Pakistan 2011

Legal background

Scope and duration of copyright

Does copyright end immediately after the minimum period mandated by the Berne Convention? Yes
The Berne Convention states that all works except photographic and cinematographic shall be copyrighted for at least 50 years after the author's death, but parties are free to provide longer terms. In copyright Ordinance 1962 it is mentioned that “A work that was created (fixed in tangible form for the first time) protected from the moment of its creation and is ordinarily given a term enduring for the author’s life plus an additional 50 years after the author’s death” Section 18, 19 and 20 of CO.
CO s.20
Are works that are not fixed in some material form excluded from copyright? Yes
No specific conditions exist with regard to the form of the material under the Copyright Ordinance however it may be inferred that the work shall be in a writing form. In light of the Electronic Fund Transfer Act 2007, electronic form may well be accepted as well.
Has a court or tribunal ever limited the exercise of copyright under competition law, for example by imposing compulsory licensing or regulating royalties charged by dominant rights holders? In part
No specific conditions have been established for such regulations however the Competition Ordinance’s scope is wide and varied thus allowing the Competition Commission to exercise its jurisdiction over varied monopolistic issues deemed necessary.
Has a court or tribunal ever limited the exercise of copyright pursuant to a bill of rights or similar human rights instrument, for example by preventing copyright from being used to stifle protected speech? Yes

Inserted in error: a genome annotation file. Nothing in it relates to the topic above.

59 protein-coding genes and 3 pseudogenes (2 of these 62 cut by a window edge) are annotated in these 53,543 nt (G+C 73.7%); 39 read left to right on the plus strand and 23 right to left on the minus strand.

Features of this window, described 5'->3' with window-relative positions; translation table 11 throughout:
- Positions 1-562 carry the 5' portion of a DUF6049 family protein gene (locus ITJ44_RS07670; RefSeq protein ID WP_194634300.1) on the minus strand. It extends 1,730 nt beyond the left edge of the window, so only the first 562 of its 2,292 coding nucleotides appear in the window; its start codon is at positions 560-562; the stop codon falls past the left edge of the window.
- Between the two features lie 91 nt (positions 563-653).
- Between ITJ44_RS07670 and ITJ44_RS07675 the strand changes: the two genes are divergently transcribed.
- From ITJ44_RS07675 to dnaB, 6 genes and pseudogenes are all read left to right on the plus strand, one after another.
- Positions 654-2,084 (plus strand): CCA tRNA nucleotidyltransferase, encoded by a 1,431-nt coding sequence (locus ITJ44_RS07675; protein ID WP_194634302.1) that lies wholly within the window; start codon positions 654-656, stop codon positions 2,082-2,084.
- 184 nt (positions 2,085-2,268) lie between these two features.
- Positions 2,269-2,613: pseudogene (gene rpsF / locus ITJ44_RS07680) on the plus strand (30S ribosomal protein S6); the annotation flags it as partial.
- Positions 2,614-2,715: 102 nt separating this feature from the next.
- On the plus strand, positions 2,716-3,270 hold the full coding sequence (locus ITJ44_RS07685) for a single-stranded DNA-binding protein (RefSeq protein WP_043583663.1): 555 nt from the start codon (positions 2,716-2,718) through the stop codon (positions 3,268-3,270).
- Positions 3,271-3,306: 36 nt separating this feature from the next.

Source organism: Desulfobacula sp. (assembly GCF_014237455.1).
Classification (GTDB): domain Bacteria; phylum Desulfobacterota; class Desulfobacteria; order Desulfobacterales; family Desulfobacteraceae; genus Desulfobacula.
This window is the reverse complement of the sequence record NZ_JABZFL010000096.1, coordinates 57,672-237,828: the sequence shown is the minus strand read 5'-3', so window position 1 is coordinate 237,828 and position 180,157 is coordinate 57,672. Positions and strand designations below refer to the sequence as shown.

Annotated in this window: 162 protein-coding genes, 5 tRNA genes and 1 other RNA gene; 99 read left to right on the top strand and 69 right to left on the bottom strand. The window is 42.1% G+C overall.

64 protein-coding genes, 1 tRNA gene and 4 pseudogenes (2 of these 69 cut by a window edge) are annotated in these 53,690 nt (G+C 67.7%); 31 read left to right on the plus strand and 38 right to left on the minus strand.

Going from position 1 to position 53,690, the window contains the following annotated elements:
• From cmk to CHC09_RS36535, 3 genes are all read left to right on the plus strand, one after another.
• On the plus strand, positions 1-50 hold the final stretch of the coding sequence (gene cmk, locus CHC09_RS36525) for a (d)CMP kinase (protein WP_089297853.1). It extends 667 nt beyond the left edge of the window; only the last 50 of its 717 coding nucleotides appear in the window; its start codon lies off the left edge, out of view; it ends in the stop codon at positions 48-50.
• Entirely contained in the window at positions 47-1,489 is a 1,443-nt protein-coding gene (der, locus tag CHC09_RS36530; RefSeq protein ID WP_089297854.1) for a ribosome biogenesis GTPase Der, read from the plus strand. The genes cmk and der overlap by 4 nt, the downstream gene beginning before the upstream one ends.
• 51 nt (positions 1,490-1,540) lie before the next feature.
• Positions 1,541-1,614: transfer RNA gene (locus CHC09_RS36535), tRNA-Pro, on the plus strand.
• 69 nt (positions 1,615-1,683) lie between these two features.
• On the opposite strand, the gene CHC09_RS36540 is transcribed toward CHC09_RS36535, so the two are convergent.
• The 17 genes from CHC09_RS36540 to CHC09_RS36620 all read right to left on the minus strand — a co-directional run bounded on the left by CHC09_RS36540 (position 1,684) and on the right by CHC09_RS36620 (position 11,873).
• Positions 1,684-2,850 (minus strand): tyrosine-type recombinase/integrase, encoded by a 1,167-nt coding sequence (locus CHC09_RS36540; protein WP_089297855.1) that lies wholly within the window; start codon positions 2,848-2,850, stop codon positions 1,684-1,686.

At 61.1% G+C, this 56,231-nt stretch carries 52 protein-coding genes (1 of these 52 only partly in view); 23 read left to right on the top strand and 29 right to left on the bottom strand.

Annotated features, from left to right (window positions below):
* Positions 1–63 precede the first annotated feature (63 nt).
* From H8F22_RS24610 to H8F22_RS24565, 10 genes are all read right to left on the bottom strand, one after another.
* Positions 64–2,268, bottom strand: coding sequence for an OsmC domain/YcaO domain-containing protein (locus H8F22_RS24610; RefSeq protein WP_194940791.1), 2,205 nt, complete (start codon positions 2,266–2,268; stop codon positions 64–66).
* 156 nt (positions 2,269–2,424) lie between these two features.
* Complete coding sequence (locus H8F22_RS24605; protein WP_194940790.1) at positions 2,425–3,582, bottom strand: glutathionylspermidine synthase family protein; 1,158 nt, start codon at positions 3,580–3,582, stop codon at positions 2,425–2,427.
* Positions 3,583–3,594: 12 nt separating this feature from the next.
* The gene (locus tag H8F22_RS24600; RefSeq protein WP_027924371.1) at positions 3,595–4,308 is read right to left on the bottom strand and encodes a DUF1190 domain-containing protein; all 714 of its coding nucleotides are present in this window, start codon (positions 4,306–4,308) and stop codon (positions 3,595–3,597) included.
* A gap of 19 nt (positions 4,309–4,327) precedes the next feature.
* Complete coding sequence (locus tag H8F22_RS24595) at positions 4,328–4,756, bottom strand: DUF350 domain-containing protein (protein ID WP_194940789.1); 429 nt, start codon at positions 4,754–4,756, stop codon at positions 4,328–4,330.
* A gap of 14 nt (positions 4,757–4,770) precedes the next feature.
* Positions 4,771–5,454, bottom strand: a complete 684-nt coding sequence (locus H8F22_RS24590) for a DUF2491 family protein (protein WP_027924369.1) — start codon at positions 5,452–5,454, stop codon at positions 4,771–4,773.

All legislation within the territory of Pakistan is subject to the Fundamental Rights contained within Part II of the Constitution of 1973.
Are databases of non-original material excluded from copyright? Yes
There exists little or no authority or case law regarding the compilation of databases although original works that may result in the compilation of computer programs may fall within the scope of copyright. However the basic compilation of data bases for non-original works do not strictly fall within the ambit of the Copyright Ordinance 1962.
Are rights holders prohibited from excluding user rights under copyright law? Yes
Any contract that is construed to be contrary to the Copyright Ordinance shall be overridden and be deemed wholly void unless there exist saving clauses within the contract i.e. severance clauses that may hold only those clauses void that are contrary to the law and leave the remaining contract effective. The premise of this argument is the fact the law overrides contracts.
Is computer software excluded from the scope of patentable subject matter? Yes
In Pakistan, computer programmes are excluded from patent protection under the patent laws. Protection under the copyright laws is the only safeguard available for the computer software industry. Section 2(p) of the Ordinance defines “literary work” to include work, inter alia, on compilation and computer programmes, "that is to say programmes recorded on any disc, tape, perforated media or other information storage devices, which, if fed into or located in a computer or computer based equipment is capable of reproducing any information". The definition of `literary work' is amended by the Copyright (Amendment) Act, 1992
PO

Freedoms to access and use

By Home UsersIs there any general user right that is based on a set of balancing criteria, such as a "fair use" right? No